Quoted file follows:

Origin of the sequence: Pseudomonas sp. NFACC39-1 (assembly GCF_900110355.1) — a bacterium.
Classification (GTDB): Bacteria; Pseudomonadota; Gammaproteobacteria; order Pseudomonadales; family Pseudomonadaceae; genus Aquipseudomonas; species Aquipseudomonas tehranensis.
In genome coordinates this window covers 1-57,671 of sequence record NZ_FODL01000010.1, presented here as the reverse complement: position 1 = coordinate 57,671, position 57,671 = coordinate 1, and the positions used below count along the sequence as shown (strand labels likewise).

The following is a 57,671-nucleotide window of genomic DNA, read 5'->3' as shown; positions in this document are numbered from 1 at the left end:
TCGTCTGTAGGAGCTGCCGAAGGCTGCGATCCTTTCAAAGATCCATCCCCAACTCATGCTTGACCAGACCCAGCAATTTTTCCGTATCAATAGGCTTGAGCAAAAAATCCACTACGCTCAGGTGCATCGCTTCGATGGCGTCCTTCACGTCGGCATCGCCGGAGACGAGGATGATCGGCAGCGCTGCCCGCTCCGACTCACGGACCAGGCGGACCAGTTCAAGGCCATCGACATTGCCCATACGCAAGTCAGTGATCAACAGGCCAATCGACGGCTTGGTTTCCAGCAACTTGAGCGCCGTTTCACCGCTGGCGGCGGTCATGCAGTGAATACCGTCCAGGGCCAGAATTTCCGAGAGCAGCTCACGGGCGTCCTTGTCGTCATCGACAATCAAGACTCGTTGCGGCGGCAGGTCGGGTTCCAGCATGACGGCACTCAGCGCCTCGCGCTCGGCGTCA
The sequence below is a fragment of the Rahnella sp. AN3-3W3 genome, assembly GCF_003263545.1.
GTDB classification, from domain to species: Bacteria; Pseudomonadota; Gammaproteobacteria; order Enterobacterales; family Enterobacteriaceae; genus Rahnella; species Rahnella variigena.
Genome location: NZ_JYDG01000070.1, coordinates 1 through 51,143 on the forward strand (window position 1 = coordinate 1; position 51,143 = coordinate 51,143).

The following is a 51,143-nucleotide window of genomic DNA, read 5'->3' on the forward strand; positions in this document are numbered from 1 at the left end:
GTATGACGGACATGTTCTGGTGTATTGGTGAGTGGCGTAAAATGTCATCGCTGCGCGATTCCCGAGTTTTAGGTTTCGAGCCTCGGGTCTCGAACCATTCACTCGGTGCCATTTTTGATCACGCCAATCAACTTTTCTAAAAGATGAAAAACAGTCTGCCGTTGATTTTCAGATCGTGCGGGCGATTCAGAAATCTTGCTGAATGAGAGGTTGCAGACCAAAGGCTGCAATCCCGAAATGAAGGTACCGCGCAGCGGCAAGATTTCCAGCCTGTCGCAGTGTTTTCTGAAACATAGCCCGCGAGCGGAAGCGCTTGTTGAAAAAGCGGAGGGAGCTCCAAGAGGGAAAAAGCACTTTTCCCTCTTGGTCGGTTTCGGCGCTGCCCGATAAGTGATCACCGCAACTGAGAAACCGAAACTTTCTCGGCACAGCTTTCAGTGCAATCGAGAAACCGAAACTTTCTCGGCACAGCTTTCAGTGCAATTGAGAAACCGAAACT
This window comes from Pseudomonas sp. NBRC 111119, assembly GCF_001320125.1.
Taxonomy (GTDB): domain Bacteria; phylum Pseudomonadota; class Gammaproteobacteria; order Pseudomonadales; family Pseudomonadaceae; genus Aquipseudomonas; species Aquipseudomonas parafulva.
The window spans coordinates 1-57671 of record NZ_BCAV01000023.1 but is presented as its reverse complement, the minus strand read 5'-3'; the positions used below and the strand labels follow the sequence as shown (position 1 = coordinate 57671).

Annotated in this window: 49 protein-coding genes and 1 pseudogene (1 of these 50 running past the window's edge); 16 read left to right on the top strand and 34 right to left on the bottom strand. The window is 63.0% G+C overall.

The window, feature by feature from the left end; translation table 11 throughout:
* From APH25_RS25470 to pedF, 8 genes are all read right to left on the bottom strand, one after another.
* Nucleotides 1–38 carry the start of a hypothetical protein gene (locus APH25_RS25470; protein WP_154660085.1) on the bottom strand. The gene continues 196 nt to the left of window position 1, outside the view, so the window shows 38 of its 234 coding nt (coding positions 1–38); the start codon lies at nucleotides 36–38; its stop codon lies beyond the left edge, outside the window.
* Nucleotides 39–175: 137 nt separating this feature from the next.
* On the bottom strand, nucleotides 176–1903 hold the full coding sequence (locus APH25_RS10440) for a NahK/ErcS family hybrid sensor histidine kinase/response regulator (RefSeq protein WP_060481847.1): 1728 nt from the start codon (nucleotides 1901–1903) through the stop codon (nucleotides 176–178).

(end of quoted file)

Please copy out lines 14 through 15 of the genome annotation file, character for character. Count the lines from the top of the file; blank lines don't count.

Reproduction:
Annotated in this window: 49 protein-coding genes and 1 pseudogene (1 of these 50 running past the window's edge); 16 read left to right on the top strand and 34 right to left on the bottom strand. The window is 63.0% G+C overall.

The window, feature by feature from the left end; translation table 11 throughout: